by Tech. Sgt. Tyrona Lawson
86th Airlift Wing Public Affairs
The weather was crisp and stern. With a 30 percent chance of rain and a low temperature of 43 degrees, runners adorned their various costumes and neon running suits with scarves and gloves as they prepared to run a 5K in memory of Airman 1st Class Zachary Ryan Cuddeback.
With bib numbers tacked on and runners heading toward the starting line, the roaring of the voices were loud but muddled.
What were the people talking about? Some may have asked, “Who was he?” Some may have said, “I miss him. I wish he was here.” Others may have recalled that fateful day.
I can’t be certain as to the words spoken, but I think it’s safe to say through all the noise, excitement and adrenaline rushing through the crowd, everyone was remembering Cuddeback.
“He touched so many lives and was always there if anyone needed anything. It’s only appropriate for us to have one of the biggest 5K runs for one of the biggest personalities,” said Staff Sgt. Melanie McBride, 86th Vehicle Readiness Squadron.
As the race started, I took the time to talk with a few volunteers. Whether it was helping runners register, collecting donations, directing runners along the route, or passing out water, more than 200 KMC residents committed their time to the memory of Cuddeback, affectionately known as “Cudde.”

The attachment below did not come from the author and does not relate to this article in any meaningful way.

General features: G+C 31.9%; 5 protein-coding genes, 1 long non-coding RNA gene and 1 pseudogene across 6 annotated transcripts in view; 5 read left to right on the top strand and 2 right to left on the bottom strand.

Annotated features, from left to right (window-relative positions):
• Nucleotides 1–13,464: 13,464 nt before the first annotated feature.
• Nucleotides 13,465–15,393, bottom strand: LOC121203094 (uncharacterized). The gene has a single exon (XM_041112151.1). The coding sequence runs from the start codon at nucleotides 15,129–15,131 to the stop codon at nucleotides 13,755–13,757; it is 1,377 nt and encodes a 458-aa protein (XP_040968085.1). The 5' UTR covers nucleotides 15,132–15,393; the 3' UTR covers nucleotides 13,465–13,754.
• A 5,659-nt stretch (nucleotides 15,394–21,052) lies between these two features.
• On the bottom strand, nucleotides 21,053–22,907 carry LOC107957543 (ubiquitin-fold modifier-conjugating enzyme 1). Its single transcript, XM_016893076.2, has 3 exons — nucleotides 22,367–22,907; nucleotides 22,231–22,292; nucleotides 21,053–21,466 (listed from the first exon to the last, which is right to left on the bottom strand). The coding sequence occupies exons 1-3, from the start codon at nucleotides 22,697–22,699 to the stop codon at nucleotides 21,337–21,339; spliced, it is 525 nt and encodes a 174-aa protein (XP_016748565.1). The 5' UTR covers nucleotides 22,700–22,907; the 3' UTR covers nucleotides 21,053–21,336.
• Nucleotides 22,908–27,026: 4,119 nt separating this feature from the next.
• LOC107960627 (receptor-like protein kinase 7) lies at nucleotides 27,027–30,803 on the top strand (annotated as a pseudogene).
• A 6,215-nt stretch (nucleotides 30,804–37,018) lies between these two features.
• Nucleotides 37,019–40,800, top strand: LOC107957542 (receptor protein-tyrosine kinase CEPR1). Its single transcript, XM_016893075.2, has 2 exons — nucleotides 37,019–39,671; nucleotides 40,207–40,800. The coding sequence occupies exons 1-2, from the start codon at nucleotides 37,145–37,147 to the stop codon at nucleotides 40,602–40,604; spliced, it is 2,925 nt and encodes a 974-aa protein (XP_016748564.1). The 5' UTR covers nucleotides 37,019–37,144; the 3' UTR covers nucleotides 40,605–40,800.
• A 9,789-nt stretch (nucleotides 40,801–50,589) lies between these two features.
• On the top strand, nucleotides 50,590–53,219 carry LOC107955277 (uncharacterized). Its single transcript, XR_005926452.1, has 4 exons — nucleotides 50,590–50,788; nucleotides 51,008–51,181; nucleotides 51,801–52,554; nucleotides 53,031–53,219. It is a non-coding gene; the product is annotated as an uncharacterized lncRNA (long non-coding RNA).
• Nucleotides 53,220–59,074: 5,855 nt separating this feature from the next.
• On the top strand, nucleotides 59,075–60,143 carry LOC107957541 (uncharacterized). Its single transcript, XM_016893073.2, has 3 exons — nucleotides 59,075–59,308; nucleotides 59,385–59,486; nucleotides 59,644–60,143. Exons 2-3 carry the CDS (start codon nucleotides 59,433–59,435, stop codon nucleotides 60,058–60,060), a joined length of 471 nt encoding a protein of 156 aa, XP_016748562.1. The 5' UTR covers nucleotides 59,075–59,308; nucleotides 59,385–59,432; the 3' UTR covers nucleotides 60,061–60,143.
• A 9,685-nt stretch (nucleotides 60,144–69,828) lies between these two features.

When asked why he volunteered, Staff Sgt. Dwain Burton, 86th VRS, said, “I want to show my support. (Cuddeback) was a really good kid. Volunteering for this is important because he was a part of my squadron. I feel more attached to this memorial run.”
I spoke to about 15 volunteers that day. Many didn’t know Cuddeback personally. They never shook his hand, never rode on a vehicle driven by him, never passed a puck to him during a hockey game or even caught a glimpse of his smile.
They couldn’t tell you when or where he was born or any funny stories from his childhood. The one thing that was evident and stood constant in every conversation was the spirit of Cudde.
Cudde was a young man with an in-your-face personality and a contagiously positive attitude that made you want to be around him. He was a go-getter, motivator and selfless giver.
“He was constantly volunteering anytime he could. He participated in every sport and all squadron activities,” said Staff Sgt. Monica Luna, 86th VRS.
As the last of the runners crossed the finish line and the race concluded, the feeling of success was paramount.
Yes, the memorial run brought about 950 runners. Yes, the event raised $19,006 in honor of Cuddeback. And yes, a vast amount of the proceeds will benefit charitable organizations throughout the KMC.
These milestones are wonderful achievements for the KMC, but more so, the infectious sense of service before self, the desire to honor the honorable, and the prideful joy of accomplishment was the great success of the day.
On that day, March 2, a day that could have brought solemn remembrance in our minds with words such as “Frankfurt,” “the attack” and “the fallen,” the Zachary Ryan Cuddeback 5K Memorial Run left me with words of remembrance, such as son, brother, teammate, friend, motivator, volunteer, hard worker, honor, hero, wingman and one word that will never be stripped away: Airman.
The 86th VRS has a motto: So others may roll.
It is with these virtues and the legacy left behind that Cuddeback drives us to continue to roll.
His honor will forever be passed on and endowed in our heritage. Honor Super Omnia!